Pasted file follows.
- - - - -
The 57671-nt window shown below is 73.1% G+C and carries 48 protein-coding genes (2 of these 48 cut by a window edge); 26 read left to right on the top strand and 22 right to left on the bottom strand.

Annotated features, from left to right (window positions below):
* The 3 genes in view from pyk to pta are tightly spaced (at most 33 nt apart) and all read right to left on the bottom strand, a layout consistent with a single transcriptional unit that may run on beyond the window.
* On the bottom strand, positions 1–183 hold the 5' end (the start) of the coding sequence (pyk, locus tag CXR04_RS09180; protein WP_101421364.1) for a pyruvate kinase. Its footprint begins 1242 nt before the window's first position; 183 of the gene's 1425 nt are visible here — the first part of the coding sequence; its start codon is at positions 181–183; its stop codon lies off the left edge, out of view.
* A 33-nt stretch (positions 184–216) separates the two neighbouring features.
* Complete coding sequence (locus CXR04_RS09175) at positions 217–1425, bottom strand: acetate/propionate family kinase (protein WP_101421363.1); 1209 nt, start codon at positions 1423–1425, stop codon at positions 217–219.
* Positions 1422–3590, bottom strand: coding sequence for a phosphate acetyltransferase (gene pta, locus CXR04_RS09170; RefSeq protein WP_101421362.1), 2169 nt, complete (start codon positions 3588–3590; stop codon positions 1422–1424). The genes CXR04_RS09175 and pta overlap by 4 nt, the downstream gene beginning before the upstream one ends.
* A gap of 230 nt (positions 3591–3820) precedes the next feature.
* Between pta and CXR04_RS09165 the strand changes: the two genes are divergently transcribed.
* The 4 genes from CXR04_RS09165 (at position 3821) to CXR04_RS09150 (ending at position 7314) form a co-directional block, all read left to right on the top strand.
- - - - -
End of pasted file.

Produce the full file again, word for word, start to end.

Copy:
The 57671-nt window shown below is 73.1% G+C and carries 48 protein-coding genes (2 of these 48 cut by a window edge); 26 read left to right on the top strand and 22 right to left on the bottom strand.

Annotated features, from left to right (window positions below):
* The 3 genes in view from pyk to pta are tightly spaced (at most 33 nt apart) and all read right to left on the bottom strand, a layout consistent with a single transcriptional unit that may run on beyond the window.
* On the bottom strand, positions 1–183 hold the 5' end (the start) of the coding sequence (pyk, locus tag CXR04_RS09180; protein WP_101421364.1) for a pyruvate kinase. Its footprint begins 1242 nt before the window's first position; 183 of the gene's 1425 nt are visible here — the first part of the coding sequence; its start codon is at positions 181–183; its stop codon lies off the left edge, out of view.
* A 33-nt stretch (positions 184–216) separates the two neighbouring features.
* Complete coding sequence (locus CXR04_RS09175) at positions 217–1425, bottom strand: acetate/propionate family kinase (protein WP_101421363.1); 1209 nt, start codon at positions 1423–1425, stop codon at positions 217–219.
* Positions 1422–3590, bottom strand: coding sequence for a phosphate acetyltransferase (gene pta, locus CXR04_RS09170; RefSeq protein WP_101421362.1), 2169 nt, complete (start codon positions 3588–3590; stop codon positions 1422–1424). The genes CXR04_RS09175 and pta overlap by 4 nt, the downstream gene beginning before the upstream one ends.
* A gap of 230 nt (positions 3591–3820) precedes the next feature.
* Between pta and CXR04_RS09165 the strand changes: the two genes are divergently transcribed.
* The 4 genes from CXR04_RS09165 (at position 3821) to CXR04_RS09150 (ending at position 7314) form a co-directional block, all read left to right on the top strand.